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The air quality in the Haifa Bay area is better than it is in the Dan Region, Jerusalem and Ashdod, a Haifa-based environmental union found.

Furthermore, the dominant source of pollution in Israel is vehicles, which are responsible for emissions of nitrous oxide and particles, according to data from the group the Guardians of the Bay Area, and the Environmental Protection Ministry.

Both in 2005 and 2006, deviations from air quality standards were observed in Jerusalem and in the Dan Region three to four times more than in the Haifa Bay area.

For years, Haifa was considered a polluted city due to its proximity to the oil refineries and petrochemical plants in the Haifa Bay. However, the Bay Guardians data indicate that Haifa has better air quality than other large Israeli cities do. The main reason for it is the increase in the number of cars - a primary source of air pollution - in other areas. In the Haifa area, there are currently some 200,000 vehicles, which are responsible for 44 percent of the nitrous oxide in the bay. In addition, vehicular transportation is responsible for 18 percent of all particle emissions and 24 percent of the organic compounds that evaporate into the air.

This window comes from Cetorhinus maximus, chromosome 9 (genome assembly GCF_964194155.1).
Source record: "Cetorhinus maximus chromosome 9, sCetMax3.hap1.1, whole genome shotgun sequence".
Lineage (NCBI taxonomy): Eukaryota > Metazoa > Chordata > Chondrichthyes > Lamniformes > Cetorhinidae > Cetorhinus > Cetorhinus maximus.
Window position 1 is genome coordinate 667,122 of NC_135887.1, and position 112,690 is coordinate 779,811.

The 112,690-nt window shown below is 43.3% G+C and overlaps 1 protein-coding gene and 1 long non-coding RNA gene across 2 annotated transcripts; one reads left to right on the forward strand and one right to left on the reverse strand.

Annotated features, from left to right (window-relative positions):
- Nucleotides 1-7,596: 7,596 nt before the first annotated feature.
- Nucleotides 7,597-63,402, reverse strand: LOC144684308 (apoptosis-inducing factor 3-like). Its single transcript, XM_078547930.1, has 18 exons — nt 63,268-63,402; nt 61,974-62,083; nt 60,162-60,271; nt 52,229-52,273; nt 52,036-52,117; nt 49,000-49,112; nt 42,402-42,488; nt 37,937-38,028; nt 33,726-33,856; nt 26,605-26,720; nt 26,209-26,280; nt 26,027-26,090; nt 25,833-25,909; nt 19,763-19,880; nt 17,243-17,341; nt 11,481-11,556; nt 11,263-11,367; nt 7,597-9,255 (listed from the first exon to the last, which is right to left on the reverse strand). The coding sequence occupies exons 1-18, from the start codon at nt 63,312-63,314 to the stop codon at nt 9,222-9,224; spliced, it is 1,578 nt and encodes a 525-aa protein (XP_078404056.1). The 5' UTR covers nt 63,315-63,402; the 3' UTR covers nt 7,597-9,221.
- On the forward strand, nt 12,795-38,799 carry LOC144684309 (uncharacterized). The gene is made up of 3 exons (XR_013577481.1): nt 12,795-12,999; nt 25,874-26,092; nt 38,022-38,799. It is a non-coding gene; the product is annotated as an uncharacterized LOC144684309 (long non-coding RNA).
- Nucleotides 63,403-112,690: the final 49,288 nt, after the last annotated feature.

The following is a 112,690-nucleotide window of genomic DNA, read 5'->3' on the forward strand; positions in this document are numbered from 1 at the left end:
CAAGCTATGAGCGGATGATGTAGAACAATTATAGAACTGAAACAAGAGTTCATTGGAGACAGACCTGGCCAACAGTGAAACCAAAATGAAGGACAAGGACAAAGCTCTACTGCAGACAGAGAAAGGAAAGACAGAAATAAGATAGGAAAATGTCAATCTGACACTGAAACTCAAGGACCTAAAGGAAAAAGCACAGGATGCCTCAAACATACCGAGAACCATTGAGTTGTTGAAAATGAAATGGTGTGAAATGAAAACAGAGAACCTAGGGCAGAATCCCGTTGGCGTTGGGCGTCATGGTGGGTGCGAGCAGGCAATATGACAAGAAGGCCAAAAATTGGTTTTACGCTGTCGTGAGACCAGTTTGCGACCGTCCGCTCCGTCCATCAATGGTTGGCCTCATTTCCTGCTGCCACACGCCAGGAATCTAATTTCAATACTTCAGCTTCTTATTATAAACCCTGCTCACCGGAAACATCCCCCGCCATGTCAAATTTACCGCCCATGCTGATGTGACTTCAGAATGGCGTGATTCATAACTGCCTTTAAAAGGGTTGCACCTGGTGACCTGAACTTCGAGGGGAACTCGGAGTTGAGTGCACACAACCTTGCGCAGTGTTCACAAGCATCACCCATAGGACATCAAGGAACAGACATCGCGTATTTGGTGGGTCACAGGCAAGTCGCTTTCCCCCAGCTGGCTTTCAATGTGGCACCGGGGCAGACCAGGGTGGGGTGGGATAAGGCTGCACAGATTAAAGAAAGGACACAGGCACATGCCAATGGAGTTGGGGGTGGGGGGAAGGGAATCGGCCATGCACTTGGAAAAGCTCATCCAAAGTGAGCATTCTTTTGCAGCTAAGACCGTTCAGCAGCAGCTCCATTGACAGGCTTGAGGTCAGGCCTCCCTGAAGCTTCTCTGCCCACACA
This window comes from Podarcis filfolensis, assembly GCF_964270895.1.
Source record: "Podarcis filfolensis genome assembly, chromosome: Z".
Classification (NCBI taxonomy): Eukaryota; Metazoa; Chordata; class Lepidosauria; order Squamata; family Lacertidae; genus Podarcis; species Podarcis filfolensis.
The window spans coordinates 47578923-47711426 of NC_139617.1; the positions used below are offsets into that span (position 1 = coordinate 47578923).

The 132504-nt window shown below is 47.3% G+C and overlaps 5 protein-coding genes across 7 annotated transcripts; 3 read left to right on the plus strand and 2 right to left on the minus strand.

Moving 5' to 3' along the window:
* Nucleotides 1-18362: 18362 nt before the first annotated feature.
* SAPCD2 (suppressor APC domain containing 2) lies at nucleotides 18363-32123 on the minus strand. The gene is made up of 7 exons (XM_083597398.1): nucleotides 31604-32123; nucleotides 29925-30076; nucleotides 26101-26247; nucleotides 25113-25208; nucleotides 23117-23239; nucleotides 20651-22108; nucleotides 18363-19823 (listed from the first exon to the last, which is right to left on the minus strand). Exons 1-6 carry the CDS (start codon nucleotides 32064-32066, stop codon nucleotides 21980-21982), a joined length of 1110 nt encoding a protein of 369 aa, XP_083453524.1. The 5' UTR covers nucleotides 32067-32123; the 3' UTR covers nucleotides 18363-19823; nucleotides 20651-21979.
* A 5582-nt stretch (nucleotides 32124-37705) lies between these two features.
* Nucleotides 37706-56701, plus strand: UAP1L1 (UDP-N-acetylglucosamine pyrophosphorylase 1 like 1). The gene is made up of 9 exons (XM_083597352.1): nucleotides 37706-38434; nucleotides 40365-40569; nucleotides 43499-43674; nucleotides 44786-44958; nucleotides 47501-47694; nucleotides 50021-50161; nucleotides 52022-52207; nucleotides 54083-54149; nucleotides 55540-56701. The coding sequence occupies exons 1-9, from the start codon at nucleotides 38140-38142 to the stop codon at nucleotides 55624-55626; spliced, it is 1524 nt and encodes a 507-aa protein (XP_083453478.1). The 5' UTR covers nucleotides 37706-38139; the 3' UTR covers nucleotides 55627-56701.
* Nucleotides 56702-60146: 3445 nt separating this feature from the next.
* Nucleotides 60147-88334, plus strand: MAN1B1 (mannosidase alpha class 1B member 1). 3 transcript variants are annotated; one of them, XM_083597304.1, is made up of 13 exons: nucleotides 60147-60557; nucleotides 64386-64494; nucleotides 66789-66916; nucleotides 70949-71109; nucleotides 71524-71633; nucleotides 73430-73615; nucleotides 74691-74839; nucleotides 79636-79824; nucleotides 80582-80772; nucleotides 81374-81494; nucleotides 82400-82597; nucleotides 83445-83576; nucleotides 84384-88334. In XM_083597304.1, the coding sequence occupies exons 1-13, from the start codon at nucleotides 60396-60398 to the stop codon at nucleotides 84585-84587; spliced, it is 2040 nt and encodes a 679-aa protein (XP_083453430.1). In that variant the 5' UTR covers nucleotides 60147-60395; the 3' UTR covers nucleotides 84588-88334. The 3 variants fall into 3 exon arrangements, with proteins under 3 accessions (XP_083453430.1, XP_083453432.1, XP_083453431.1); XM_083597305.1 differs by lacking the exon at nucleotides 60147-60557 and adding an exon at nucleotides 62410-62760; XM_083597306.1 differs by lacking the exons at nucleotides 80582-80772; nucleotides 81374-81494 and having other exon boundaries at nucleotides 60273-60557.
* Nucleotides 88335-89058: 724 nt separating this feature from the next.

"People think Haifa has the worst air quality in Israel, but that is simply incorrect," says the deputy director general of the Haifa Union of Cities, Dr. Bernanda Felikstein. "Ask anyone about deviations in Israel and he will point to Haifa and the Haifa Bay. No one would believe that the situation here is better than in Gush Dan or Jerusalem."

Despite the encouraging figures, Felikstein says one should not conclude that the industries in Haifa are doing enough. "Industry must reduce pollution to the lowest possible level, and it is not doing so. Industry is not applying advanced emission standards. The fact that air quality in Haifa is good cannot be a reason why industry doesn't have to improve in this area," she says. Even the talk about the fact that in 2009 natural gas will be imported for use in the area does not convince her. "For years I've been hearing, 'natural gas is coming any day now.' Even if it comes, it doesn't solve the problem of nitrous oxide emissions," Felikstein said.